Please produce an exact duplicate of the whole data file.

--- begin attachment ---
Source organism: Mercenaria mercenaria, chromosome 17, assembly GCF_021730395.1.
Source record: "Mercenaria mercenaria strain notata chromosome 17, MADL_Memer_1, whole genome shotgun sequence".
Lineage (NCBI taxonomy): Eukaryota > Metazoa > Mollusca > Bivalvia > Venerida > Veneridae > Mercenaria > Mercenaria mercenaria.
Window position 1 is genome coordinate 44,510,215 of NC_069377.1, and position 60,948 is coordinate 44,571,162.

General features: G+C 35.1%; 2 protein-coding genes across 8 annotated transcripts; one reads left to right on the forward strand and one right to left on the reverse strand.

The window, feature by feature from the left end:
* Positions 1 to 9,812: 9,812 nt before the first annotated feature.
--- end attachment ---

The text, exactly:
Source organism: Mercenaria mercenaria, chromosome 17, assembly GCF_021730395.1.
Source record: "Mercenaria mercenaria strain notata chromosome 17, MADL_Memer_1, whole genome shotgun sequence".
Lineage (NCBI taxonomy): Eukaryota > Metazoa > Mollusca > Bivalvia > Venerida > Veneridae > Mercenaria > Mercenaria mercenaria.
Window position 1 is genome coordinate 44,510,215 of NC_069377.1, and position 60,948 is coordinate 44,571,162.

General features: G+C 35.1%; 2 protein-coding genes across 8 annotated transcripts; one reads left to right on the forward strand and one right to left on the reverse strand.

The window, feature by feature from the left end:
* Positions 1 to 9,812: 9,812 nt before the first annotated feature.